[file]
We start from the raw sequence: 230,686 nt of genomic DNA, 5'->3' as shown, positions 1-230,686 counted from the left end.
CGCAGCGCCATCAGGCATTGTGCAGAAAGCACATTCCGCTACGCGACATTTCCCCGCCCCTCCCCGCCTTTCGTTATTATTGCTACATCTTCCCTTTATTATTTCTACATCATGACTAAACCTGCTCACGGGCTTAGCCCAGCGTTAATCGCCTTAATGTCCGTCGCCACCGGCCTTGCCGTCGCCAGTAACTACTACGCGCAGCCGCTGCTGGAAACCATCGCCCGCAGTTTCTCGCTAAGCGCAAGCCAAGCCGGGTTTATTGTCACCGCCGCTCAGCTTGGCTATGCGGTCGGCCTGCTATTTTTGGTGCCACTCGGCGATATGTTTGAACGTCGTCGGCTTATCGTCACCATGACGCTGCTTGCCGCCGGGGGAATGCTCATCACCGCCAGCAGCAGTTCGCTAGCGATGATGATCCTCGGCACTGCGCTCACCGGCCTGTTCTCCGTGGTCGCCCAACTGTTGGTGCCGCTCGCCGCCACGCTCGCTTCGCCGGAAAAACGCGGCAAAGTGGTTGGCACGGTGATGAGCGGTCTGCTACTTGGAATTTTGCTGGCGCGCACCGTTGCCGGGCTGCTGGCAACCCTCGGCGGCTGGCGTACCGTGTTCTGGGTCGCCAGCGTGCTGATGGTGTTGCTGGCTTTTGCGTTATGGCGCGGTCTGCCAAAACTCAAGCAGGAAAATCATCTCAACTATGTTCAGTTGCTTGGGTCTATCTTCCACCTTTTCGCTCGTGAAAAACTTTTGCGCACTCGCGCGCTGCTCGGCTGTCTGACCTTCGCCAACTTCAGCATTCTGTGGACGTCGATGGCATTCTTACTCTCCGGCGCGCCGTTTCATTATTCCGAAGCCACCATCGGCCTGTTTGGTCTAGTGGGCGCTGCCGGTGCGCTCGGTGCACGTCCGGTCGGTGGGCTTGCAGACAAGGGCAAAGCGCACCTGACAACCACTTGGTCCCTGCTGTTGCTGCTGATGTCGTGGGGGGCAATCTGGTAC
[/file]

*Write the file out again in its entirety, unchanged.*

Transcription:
We start from the raw sequence: 230,686 nt of genomic DNA, 5'->3' as shown, positions 1-230,686 counted from the left end.
CGCAGCGCCATCAGGCATTGTGCAGAAAGCACATTCCGCTACGCGACATTTCCCCGCCCCTCCCCGCCTTTCGTTATTATTGCTACATCTTCCCTTTATTATTTCTACATCATGACTAAACCTGCTCACGGGCTTAGCCCAGCGTTAATCGCCTTAATGTCCGTCGCCACCGGCCTTGCCGTCGCCAGTAACTACTACGCGCAGCCGCTGCTGGAAACCATCGCCCGCAGTTTCTCGCTAAGCGCAAGCCAAGCCGGGTTTATTGTCACCGCCGCTCAGCTTGGCTATGCGGTCGGCCTGCTATTTTTGGTGCCACTCGGCGATATGTTTGAACGTCGTCGGCTTATCGTCACCATGACGCTGCTTGCCGCCGGGGGAATGCTCATCACCGCCAGCAGCAGTTCGCTAGCGATGATGATCCTCGGCACTGCGCTCACCGGCCTGTTCTCCGTGGTCGCCCAACTGTTGGTGCCGCTCGCCGCCACGCTCGCTTCGCCGGAAAAACGCGGCAAAGTGGTTGGCACGGTGATGAGCGGTCTGCTACTTGGAATTTTGCTGGCGCGCACCGTTGCCGGGCTGCTGGCAACCCTCGGCGGCTGGCGTACCGTGTTCTGGGTCGCCAGCGTGCTGATGGTGTTGCTGGCTTTTGCGTTATGGCGCGGTCTGCCAAAACTCAAGCAGGAAAATCATCTCAACTATGTTCAGTTGCTTGGGTCTATCTTCCACCTTTTCGCTCGTGAAAAACTTTTGCGCACTCGCGCGCTGCTCGGCTGTCTGACCTTCGCCAACTTCAGCATTCTGTGGACGTCGATGGCATTCTTACTCTCCGGCGCGCCGTTTCATTATTCCGAAGCCACCATCGGCCTGTTTGGTCTAGTGGGCGCTGCCGGTGCGCTCGGTGCACGTCCGGTCGGTGGGCTTGCAGACAAGGGCAAAGCGCACCTGACAACCACTTGGTCCCTGCTGTTGCTGCTGATGTCGTGGGGGGCAATCTGGTAC